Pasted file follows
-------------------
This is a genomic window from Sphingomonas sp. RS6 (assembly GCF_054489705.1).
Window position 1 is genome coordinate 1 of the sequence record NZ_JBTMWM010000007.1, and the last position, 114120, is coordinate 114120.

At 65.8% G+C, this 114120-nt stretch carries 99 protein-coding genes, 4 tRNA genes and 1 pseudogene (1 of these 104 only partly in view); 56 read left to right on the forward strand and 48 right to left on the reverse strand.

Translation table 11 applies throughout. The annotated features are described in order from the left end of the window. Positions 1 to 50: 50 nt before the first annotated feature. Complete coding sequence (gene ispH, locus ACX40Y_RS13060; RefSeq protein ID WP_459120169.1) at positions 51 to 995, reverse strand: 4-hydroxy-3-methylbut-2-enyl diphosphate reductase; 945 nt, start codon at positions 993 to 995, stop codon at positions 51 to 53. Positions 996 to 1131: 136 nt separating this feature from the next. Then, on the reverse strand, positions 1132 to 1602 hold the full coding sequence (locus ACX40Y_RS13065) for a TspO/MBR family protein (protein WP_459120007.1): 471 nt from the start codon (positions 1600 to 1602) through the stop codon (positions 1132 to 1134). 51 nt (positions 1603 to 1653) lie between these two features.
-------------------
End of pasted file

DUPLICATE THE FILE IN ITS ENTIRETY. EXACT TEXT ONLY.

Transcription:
This is a genomic window from Sphingomonas sp. RS6 (assembly GCF_054489705.1).
Window position 1 is genome coordinate 1 of the sequence record NZ_JBTMWM010000007.1, and the last position, 114120, is coordinate 114120.

At 65.8% G+C, this 114120-nt stretch carries 99 protein-coding genes, 4 tRNA genes and 1 pseudogene (1 of these 104 only partly in view); 56 read left to right on the forward strand and 48 right to left on the reverse strand.

Translation table 11 applies throughout. The annotated features are described in order from the left end of the window. Positions 1 to 50: 50 nt before the first annotated feature. Complete coding sequence (gene ispH, locus ACX40Y_RS13060; RefSeq protein ID WP_459120169.1) at positions 51 to 995, reverse strand: 4-hydroxy-3-methylbut-2-enyl diphosphate reductase; 945 nt, start codon at positions 993 to 995, stop codon at positions 51 to 53. Positions 996 to 1131: 136 nt separating this feature from the next. Then, on the reverse strand, positions 1132 to 1602 hold the full coding sequence (locus ACX40Y_RS13065) for a TspO/MBR family protein (protein WP_459120007.1): 471 nt from the start codon (positions 1600 to 1602) through the stop codon (positions 1132 to 1134). 51 nt (positions 1603 to 1653) lie between these two features.